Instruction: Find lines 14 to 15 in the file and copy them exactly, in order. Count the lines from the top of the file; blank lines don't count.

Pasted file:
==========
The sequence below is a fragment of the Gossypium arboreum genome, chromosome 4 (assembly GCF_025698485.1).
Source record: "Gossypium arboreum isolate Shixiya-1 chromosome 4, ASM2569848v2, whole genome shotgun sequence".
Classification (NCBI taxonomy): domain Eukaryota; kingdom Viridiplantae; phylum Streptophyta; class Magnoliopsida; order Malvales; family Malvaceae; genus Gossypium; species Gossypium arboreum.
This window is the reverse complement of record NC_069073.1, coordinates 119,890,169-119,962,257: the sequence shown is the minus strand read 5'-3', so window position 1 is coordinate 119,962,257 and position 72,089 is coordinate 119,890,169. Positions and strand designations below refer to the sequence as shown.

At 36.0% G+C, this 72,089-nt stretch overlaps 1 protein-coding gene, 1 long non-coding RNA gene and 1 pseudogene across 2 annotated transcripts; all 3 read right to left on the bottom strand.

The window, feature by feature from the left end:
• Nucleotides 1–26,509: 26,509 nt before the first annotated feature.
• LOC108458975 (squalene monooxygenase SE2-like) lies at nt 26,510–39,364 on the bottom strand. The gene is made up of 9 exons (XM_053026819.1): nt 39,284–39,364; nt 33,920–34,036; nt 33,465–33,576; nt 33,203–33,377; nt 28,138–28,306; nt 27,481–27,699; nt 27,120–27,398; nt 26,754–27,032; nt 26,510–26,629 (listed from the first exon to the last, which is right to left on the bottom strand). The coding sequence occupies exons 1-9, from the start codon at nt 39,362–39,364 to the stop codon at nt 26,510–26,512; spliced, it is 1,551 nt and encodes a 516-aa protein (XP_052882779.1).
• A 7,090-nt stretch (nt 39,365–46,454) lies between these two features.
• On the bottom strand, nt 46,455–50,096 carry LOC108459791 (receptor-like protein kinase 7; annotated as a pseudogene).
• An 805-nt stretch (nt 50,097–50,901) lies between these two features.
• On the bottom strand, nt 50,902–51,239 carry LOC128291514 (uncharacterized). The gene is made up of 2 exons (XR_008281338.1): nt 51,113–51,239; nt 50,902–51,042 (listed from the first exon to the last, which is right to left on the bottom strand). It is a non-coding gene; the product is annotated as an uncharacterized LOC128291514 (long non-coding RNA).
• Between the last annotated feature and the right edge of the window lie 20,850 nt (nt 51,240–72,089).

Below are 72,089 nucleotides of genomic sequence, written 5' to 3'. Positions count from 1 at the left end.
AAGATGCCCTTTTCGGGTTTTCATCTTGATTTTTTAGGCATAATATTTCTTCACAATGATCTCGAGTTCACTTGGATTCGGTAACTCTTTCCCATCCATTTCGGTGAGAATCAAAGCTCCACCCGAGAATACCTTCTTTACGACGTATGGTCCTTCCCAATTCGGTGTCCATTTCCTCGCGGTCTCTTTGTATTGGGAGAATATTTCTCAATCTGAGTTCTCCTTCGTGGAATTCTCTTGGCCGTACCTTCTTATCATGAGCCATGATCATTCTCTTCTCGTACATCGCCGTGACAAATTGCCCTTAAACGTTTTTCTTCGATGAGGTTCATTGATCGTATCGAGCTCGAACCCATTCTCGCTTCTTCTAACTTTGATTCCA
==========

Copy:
Below are 72,089 nucleotides of genomic sequence, written 5' to 3'. Positions count from 1 at the left end.
AAGATGCCCTTTTCGGGTTTTCATCTTGATTTTTTAGGCATAATATTTCTTCACAATGATCTCGAGTTCACTTGGATTCGGTAACTCTTTCCCATCCATTTCGGTGAGAATCAAAGCTCCACCCGAGAATACCTTCTTTACGACGTATGGTCCTTCCCAATTCGGTGTCCATTTCCTCGCGGTCTCTTTGTATTGGGAGAATATTTCTCAATCTGAGTTCTCCTTCGTGGAATTCTCTTGGCCGTACCTTCTTATCATGAGCCATGATCATTCTCTTCTCGTACATCGCCGTGACAAATTGCCCTTAAACGTTTTTCTTCGATGAGGTTCATTGATCGTATCGAGCTCGAACCCATTCTCGCTTCTTCTAACTTTGATTCCA